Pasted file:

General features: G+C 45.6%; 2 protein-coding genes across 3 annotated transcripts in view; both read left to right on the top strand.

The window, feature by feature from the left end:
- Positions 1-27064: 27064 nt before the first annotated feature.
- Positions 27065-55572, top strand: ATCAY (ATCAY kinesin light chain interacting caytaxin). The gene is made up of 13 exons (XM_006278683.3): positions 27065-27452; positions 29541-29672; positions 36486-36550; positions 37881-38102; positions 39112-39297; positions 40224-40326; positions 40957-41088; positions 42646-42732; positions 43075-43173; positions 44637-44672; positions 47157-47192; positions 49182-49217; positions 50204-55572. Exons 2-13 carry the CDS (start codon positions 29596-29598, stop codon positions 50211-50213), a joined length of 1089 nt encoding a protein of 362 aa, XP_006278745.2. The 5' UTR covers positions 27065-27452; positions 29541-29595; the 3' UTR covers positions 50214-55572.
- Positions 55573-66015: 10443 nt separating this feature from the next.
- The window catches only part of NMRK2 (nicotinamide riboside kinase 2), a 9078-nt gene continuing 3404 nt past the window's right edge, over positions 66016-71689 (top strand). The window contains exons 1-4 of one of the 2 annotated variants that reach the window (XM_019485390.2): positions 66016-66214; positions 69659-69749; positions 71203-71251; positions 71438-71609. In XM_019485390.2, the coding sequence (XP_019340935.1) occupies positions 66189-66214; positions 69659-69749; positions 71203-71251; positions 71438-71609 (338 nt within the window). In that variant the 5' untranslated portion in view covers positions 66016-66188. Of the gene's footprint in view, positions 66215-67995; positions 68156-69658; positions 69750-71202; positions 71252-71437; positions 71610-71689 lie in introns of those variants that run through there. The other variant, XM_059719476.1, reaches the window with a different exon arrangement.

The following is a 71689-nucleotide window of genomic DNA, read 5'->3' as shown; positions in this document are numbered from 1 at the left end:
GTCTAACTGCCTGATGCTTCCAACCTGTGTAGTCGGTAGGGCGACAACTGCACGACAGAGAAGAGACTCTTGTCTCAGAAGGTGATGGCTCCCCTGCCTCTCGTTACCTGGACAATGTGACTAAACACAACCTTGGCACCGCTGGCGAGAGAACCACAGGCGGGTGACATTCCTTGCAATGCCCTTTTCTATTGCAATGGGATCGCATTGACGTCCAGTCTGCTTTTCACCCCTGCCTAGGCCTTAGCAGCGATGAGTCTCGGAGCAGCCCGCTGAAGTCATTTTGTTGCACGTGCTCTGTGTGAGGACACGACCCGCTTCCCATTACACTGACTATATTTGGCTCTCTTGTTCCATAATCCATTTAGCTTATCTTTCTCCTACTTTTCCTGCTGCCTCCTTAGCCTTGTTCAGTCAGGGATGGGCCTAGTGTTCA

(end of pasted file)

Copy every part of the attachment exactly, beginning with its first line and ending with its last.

General features: G+C 45.6%; 2 protein-coding genes across 3 annotated transcripts in view; both read left to right on the top strand.

The window, feature by feature from the left end:
- Positions 1-27064: 27064 nt before the first annotated feature.
- Positions 27065-55572, top strand: ATCAY (ATCAY kinesin light chain interacting caytaxin). The gene is made up of 13 exons (XM_006278683.3): positions 27065-27452; positions 29541-29672; positions 36486-36550; positions 37881-38102; positions 39112-39297; positions 40224-40326; positions 40957-41088; positions 42646-42732; positions 43075-43173; positions 44637-44672; positions 47157-47192; positions 49182-49217; positions 50204-55572. Exons 2-13 carry the CDS (start codon positions 29596-29598, stop codon positions 50211-50213), a joined length of 1089 nt encoding a protein of 362 aa, XP_006278745.2. The 5' UTR covers positions 27065-27452; positions 29541-29595; the 3' UTR covers positions 50214-55572.
- Positions 55573-66015: 10443 nt separating this feature from the next.
- The window catches only part of NMRK2 (nicotinamide riboside kinase 2), a 9078-nt gene continuing 3404 nt past the window's right edge, over positions 66016-71689 (top strand). The window contains exons 1-4 of one of the 2 annotated variants that reach the window (XM_019485390.2): positions 66016-66214; positions 69659-69749; positions 71203-71251; positions 71438-71609. In XM_019485390.2, the coding sequence (XP_019340935.1) occupies positions 66189-66214; positions 69659-69749; positions 71203-71251; positions 71438-71609 (338 nt within the window). In that variant the 5' untranslated portion in view covers positions 66016-66188. Of the gene's footprint in view, positions 66215-67995; positions 68156-69658; positions 69750-71202; positions 71252-71437; positions 71610-71689 lie in introns of those variants that run through there. The other variant, XM_059719476.1, reaches the window with a different exon arrangement.

The following is a 71689-nucleotide window of genomic DNA, read 5'->3' as shown; positions in this document are numbered from 1 at the left end:
GTCTAACTGCCTGATGCTTCCAACCTGTGTAGTCGGTAGGGCGACAACTGCACGACAGAGAAGAGACTCTTGTCTCAGAAGGTGATGGCTCCCCTGCCTCTCGTTACCTGGACAATGTGACTAAACACAACCTTGGCACCGCTGGCGAGAGAACCACAGGCGGGTGACATTCCTTGCAATGCCCTTTTCTATTGCAATGGGATCGCATTGACGTCCAGTCTGCTTTTCACCCCTGCCTAGGCCTTAGCAGCGATGAGTCTCGGAGCAGCCCGCTGAAGTCATTTTGTTGCACGTGCTCTGTGTGAGGACACGACCCGCTTCCCATTACACTGACTATATTTGGCTCTCTTGTTCCATAATCCATTTAGCTTATCTTTCTCCTACTTTTCCTGCTGCCTCCTTAGCCTTGTTCAGTCAGGGATGGGCCTAGTGTTCA